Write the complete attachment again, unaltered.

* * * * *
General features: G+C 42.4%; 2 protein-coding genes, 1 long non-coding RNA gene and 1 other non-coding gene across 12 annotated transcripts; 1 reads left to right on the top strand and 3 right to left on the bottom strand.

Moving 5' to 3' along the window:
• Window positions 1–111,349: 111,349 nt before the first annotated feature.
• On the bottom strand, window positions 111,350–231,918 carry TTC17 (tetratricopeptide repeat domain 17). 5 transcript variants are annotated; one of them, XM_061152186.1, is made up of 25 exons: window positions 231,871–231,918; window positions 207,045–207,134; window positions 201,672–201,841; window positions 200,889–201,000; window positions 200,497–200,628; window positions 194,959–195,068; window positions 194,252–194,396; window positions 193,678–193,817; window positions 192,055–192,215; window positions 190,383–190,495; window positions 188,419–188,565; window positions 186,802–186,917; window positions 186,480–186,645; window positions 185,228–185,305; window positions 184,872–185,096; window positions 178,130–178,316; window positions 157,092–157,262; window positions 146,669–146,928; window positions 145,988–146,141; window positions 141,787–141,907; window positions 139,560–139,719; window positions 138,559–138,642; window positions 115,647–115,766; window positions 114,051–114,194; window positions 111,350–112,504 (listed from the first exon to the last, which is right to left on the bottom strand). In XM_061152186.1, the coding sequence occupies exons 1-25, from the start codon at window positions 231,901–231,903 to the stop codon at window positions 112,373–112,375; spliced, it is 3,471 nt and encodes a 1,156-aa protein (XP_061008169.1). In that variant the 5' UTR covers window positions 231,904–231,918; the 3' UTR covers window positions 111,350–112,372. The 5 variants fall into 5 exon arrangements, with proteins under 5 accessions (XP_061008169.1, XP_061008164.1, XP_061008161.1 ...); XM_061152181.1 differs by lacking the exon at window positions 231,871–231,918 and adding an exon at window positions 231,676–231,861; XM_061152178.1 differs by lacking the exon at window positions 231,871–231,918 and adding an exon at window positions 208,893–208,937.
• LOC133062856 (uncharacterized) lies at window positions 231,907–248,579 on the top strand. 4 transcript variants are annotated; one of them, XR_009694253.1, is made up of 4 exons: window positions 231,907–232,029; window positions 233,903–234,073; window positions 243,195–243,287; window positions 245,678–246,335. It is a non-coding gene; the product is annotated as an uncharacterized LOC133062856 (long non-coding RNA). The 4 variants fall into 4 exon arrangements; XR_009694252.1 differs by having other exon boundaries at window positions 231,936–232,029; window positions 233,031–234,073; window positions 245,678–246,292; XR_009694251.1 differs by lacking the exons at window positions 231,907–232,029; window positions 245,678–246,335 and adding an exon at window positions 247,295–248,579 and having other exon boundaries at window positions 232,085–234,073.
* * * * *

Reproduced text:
General features: G+C 42.4%; 2 protein-coding genes, 1 long non-coding RNA gene and 1 other non-coding gene across 12 annotated transcripts; 1 reads left to right on the top strand and 3 right to left on the bottom strand.

Moving 5' to 3' along the window:
• Window positions 1–111,349: 111,349 nt before the first annotated feature.
• On the bottom strand, window positions 111,350–231,918 carry TTC17 (tetratricopeptide repeat domain 17). 5 transcript variants are annotated; one of them, XM_061152186.1, is made up of 25 exons: window positions 231,871–231,918; window positions 207,045–207,134; window positions 201,672–201,841; window positions 200,889–201,000; window positions 200,497–200,628; window positions 194,959–195,068; window positions 194,252–194,396; window positions 193,678–193,817; window positions 192,055–192,215; window positions 190,383–190,495; window positions 188,419–188,565; window positions 186,802–186,917; window positions 186,480–186,645; window positions 185,228–185,305; window positions 184,872–185,096; window positions 178,130–178,316; window positions 157,092–157,262; window positions 146,669–146,928; window positions 145,988–146,141; window positions 141,787–141,907; window positions 139,560–139,719; window positions 138,559–138,642; window positions 115,647–115,766; window positions 114,051–114,194; window positions 111,350–112,504 (listed from the first exon to the last, which is right to left on the bottom strand). In XM_061152186.1, the coding sequence occupies exons 1-25, from the start codon at window positions 231,901–231,903 to the stop codon at window positions 112,373–112,375; spliced, it is 3,471 nt and encodes a 1,156-aa protein (XP_061008169.1). In that variant the 5' UTR covers window positions 231,904–231,918; the 3' UTR covers window positions 111,350–112,372. The 5 variants fall into 5 exon arrangements, with proteins under 5 accessions (XP_061008169.1, XP_061008164.1, XP_061008161.1 ...); XM_061152181.1 differs by lacking the exon at window positions 231,871–231,918 and adding an exon at window positions 231,676–231,861; XM_061152178.1 differs by lacking the exon at window positions 231,871–231,918 and adding an exon at window positions 208,893–208,937.
• LOC133062856 (uncharacterized) lies at window positions 231,907–248,579 on the top strand. 4 transcript variants are annotated; one of them, XR_009694253.1, is made up of 4 exons: window positions 231,907–232,029; window positions 233,903–234,073; window positions 243,195–243,287; window positions 245,678–246,335. It is a non-coding gene; the product is annotated as an uncharacterized LOC133062856 (long non-coding RNA). The 4 variants fall into 4 exon arrangements; XR_009694252.1 differs by having other exon boundaries at window positions 231,936–232,029; window positions 233,031–234,073; window positions 245,678–246,292; XR_009694251.1 differs by lacking the exons at window positions 231,907–232,029; window positions 245,678–246,335 and adding an exon at window positions 247,295–248,579 and having other exon boundaries at window positions 232,085–234,073.